Anna-Leena Harkonen is celebrating her 35th year as an author in 2019. She has been a leading cultural figure in her native Finland since the publication of her debut novel, How to Kill a Bull, in 1984, a year after her first leading role in a major feature film at the age of 17.
As an author, Harkonen is known for her delightfully insightful and precise prose, uncompromising honesty, and disarming sense of irony. She is also known as a scriptwriter and is one of the most widely recognized actors in her home country.
For many women, pregnancy is a blissful experience they remember their entire lives. Some women cannot forget their pregnancy for other reasons: having a baby can be confusing—even terrifying. Faint Lines is a honest account that captures the vulnerability, beauty, and occasional absurdity of life.
Honest to the extreme
FICTIONAL EVENTS, TRUE EMOTIONS
Anna-Leena Harkonen is not afraid of tackling difficult topics. In her novels, she draws on the highs and lows of her own life. The events may be fictional, but the emotions are always true. She takes her work very seriously: each project feels like a matter of life and death.
Candid but gentle
TO BE AN AUTHOR
“This profession is not that suited to my personality. I’m too impatient,” says author Anna-Leena Harkonen. Since her debut novel the age of 18, Anna-Leena has been used to seeing her face in magazines. The success of her literary debut introduced her to the circus called celebrity.
SINS OF MY YOUTH
I wonder why authors are so merciless about their older works. Admittedly, it would be strange if we read our earlier works in a state of self-congratulatory euphoria—but we shouldn’t be ashamed of them. It was not our fault that we were young. It was not our fault that we thought we knew everything about anything.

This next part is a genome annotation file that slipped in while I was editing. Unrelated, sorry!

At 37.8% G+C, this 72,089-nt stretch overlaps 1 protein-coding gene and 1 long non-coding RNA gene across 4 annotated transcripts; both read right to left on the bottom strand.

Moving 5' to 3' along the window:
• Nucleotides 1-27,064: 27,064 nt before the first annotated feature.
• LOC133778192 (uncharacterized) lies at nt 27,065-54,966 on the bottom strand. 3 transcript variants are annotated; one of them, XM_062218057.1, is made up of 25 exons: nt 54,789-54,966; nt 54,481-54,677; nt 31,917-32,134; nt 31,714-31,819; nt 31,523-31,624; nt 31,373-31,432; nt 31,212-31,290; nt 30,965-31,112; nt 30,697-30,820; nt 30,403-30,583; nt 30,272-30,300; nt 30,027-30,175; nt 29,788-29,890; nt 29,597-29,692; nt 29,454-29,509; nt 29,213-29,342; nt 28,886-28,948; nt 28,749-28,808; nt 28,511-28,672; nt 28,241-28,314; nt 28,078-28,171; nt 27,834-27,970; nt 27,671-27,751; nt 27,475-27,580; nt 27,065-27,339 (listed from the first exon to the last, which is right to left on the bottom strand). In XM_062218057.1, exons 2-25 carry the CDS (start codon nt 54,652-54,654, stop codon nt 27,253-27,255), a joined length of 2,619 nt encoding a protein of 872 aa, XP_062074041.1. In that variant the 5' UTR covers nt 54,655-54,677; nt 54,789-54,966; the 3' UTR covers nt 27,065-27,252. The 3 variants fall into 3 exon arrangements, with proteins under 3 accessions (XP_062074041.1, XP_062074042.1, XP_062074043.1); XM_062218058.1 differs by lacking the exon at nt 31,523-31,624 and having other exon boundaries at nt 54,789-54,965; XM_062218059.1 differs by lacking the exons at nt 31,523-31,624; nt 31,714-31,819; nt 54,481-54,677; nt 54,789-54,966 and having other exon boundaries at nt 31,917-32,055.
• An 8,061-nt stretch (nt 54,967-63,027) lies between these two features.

THE GOOD, THE BAD
AND THE TOUCHY
I used to think there was something wrong with me. And there definitely is—but I used to think something was horribly and fundamentally wrong with me. But no: according to psychological tests, I’m a highly sensitive person. This personality trait has not been talked about extensively until recently.
NO OFFENSE, BUT . . .
“No offense, but . . .” usually means that you are about hear an insult masked as concern or caring. The same applies to “Don’t take this personally, but . . .” or “I’m telling you this as a friend.” Please. If you are being insulted personally, why shouldn’t you take it personally? And this “friend” is usually anything but.
WHEN AINO MET JEAN
I recently read a biography of Aino Sibelius, the wife of composer Jean Sibelius. I wasn’t expecting a book of this type to make me laugh aloud—or to sometimes irritate me. Aino gave birth to six daughters and worked as a translator to support the family. Judging from the book, she had no artistic ambitions of her own.
WHEREVER YOU ARE
I’m obsessed with the Titanic. I have several books about the ship on my bookshelf, and I have seen all the documentaries. Of course, I have also seen the 1997 movie—only twice, though. When I visited New York a few years ago, the high point of my trip was an exhibition about the Titanic.
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